The Murder of Madalyn Murray O'Hair: America's Most Hated Woman

Oct 14, 2009 - by Lona Manning - 0 Comments

Updated Sept 23, 2003

Madalyn Murray O'Hair

Madalyn Murray O'Hair

When atheist Madalyn Murray O'Hair, her son, and granddaughter mysteriously disappeared from their Austin, Tex., home in 1995, the police didn't lift a finger to find the family that had taken God out of America. Five years went by before a determined reporter would unravel the mystery of her disappearance.

by Lona Manning

"There is no God. There's no heaven. There's no hell. There are no angels. When you die, you go in the ground, the worms eat you."

-- Madalyn Murray O'Hair

When David Travis arrived for work on Aug. 28, 1995 at the headquarters of American Atheists in Austin, Tex., he knew something was wrong: The door was locked and a note was posted on it: "The Murray-O'Hair family has been called out of town on an emergency basis. We do not know how long we will be gone at the time of the writing of this memo."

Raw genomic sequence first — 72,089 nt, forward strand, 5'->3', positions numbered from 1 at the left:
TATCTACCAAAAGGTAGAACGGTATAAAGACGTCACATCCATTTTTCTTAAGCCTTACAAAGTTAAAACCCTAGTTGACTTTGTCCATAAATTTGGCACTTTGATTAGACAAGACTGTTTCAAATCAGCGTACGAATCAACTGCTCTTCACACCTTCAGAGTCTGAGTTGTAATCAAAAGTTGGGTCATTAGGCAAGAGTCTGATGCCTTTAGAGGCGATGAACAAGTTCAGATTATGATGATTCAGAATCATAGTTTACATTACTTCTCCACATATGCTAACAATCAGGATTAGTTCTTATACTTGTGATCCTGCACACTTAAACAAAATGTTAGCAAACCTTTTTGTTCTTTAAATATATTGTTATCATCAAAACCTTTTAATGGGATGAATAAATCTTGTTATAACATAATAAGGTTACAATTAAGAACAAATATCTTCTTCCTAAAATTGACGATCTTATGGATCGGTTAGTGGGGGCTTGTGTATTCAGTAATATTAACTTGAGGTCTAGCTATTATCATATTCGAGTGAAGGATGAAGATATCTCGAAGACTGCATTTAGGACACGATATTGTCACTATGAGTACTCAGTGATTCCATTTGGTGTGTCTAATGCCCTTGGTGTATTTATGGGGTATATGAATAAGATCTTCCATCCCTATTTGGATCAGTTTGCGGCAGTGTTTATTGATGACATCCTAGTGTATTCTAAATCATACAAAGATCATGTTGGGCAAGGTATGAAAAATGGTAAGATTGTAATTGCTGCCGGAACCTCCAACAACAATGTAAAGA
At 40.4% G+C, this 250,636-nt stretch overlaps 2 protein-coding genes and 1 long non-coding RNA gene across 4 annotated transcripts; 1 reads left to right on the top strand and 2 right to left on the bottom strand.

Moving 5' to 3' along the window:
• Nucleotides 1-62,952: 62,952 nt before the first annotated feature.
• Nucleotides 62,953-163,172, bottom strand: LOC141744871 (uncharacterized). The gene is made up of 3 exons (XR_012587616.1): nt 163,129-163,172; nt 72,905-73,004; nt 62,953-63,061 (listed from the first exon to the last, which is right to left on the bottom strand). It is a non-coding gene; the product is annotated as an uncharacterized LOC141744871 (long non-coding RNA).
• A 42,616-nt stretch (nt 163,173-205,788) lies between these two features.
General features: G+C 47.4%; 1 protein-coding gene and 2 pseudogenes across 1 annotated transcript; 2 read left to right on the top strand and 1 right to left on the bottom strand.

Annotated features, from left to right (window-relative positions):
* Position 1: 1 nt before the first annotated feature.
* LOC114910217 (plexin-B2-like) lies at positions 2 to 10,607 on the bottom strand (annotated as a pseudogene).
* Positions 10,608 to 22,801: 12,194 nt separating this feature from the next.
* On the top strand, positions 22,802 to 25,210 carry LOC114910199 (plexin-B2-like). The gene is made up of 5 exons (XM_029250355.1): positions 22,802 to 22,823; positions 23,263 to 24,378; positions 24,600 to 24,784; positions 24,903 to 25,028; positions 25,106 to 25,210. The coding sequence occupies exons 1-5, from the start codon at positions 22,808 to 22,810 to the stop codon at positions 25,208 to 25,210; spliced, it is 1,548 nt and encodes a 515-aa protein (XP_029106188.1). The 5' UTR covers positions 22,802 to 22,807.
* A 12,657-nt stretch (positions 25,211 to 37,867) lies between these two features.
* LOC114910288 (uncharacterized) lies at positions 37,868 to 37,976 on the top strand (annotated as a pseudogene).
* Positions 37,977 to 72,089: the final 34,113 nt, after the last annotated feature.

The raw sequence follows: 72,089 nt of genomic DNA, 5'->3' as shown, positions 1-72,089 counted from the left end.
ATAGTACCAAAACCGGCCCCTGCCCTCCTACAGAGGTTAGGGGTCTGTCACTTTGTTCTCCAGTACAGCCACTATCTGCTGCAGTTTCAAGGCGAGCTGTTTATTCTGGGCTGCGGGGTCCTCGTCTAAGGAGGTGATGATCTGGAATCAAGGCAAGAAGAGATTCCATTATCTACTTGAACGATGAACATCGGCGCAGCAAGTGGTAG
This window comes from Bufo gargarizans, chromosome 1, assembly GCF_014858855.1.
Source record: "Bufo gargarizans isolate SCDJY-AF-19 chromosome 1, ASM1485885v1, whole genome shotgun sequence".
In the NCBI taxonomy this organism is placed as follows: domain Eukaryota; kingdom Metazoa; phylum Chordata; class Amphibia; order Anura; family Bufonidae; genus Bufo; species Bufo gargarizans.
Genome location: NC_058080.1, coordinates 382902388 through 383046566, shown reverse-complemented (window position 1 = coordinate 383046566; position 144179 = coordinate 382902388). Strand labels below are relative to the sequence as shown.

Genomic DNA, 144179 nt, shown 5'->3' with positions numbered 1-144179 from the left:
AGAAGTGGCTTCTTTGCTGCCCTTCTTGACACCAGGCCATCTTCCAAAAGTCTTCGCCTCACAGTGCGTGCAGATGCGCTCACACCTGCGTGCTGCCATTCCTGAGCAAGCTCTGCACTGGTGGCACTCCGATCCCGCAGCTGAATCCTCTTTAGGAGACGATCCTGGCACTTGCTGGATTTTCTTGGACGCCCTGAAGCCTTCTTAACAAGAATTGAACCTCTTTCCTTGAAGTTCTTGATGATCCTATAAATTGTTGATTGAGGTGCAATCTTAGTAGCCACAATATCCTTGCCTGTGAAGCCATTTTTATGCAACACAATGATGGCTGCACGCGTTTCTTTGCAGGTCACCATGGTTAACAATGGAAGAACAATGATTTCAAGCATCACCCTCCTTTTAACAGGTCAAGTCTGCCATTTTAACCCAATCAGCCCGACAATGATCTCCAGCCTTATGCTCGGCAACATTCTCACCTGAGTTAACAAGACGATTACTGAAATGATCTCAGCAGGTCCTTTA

As Travis, a 50-ish former Army sergeant, stood there reading the note, he felt the anger welling up. He couldn't say he was surprised that his employers were gone, and by the looks of things, so was his job as a proofreader. He'd been suspicious that the Murray-O'Hairs were up to something ever since he had opened a letter from New Zealand last spring and discovered a bank statement for an account he had never heard of, for almost a million dollars. And this was when Madalyn Murray O'Hair, his cantankerous boss, was always crying the blues about money and warning him that she might not be able to meet payroll.

O'Hair was always extremely secretive about the financial affairs of American Atheists, which she had founded in 1963 and dominated ever since. All financial records were kept locked up in a little room away from prying eyes. Recently, a seven- foot chain linked fence, topped with cyclone wire, had been built around the property, a fitting emblem of O'Hair's siege mentality. According to her, the world was a hostile place, particularly toward atheists. She and her family had been persecuted for 35 years for their courageous stand for the separation of church and state. But lately, as her health declined, and with it her energy and combative spirit, O'Hair had been known to talk about getting away from it all.

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